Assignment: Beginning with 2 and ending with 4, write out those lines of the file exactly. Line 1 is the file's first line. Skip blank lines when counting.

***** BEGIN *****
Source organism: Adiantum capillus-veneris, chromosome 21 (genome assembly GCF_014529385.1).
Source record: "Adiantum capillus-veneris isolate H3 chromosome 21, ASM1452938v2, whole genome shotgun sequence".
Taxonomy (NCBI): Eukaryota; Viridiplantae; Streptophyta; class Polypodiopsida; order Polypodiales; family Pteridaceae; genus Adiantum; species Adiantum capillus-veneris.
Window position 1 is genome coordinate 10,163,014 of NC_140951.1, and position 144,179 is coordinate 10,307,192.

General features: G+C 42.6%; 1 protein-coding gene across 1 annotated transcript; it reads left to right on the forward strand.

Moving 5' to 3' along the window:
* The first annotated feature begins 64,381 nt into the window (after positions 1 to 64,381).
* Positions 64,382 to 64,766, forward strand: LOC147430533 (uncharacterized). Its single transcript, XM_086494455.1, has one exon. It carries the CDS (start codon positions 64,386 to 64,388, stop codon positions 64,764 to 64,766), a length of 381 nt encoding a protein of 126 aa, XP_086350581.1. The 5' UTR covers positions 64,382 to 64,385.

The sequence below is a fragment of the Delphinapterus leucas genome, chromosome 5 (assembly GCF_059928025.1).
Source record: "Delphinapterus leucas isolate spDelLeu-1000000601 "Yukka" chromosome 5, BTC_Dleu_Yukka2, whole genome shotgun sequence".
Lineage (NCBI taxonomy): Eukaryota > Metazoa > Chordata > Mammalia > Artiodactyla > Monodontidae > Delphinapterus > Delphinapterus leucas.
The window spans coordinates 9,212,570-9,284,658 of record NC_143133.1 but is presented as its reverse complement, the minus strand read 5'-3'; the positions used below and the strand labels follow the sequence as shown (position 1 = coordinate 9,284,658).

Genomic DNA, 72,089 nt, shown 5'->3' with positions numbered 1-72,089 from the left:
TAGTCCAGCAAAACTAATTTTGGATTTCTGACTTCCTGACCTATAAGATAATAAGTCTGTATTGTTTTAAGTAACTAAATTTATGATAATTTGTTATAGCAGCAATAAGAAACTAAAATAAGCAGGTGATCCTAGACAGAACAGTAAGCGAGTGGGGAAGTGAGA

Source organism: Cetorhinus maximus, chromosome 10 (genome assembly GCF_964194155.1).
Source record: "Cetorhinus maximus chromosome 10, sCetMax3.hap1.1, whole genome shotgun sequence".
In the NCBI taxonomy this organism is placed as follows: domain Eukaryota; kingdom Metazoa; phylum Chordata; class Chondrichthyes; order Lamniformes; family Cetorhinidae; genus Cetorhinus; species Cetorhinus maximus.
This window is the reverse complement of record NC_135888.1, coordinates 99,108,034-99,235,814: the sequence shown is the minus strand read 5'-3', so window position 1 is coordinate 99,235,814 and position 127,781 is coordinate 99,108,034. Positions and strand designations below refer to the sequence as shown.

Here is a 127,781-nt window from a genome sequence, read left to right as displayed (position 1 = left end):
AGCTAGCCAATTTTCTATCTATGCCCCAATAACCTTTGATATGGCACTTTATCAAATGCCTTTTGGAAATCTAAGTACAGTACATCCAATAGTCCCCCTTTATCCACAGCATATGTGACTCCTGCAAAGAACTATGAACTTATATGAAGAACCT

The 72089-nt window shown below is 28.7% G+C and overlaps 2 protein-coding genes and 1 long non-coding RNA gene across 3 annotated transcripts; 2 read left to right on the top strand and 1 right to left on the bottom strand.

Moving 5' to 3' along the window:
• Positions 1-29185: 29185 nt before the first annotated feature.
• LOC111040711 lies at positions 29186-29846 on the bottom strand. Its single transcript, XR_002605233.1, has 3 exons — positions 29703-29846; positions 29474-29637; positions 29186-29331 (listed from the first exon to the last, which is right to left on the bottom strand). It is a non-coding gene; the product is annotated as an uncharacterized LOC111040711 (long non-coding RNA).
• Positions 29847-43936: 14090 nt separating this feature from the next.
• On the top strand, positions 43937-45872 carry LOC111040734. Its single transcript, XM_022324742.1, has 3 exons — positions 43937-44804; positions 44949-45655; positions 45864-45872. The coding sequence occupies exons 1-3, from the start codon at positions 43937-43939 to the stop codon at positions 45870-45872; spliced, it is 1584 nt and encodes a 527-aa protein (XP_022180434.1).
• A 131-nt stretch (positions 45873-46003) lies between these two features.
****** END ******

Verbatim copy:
Source record: "Adiantum capillus-veneris isolate H3 chromosome 21, ASM1452938v2, whole genome shotgun sequence".
Taxonomy (NCBI): Eukaryota; Viridiplantae; Streptophyta; class Polypodiopsida; order Polypodiales; family Pteridaceae; genus Adiantum; species Adiantum capillus-veneris.
Window position 1 is genome coordinate 10,163,014 of NC_140951.1, and position 144,179 is coordinate 10,307,192.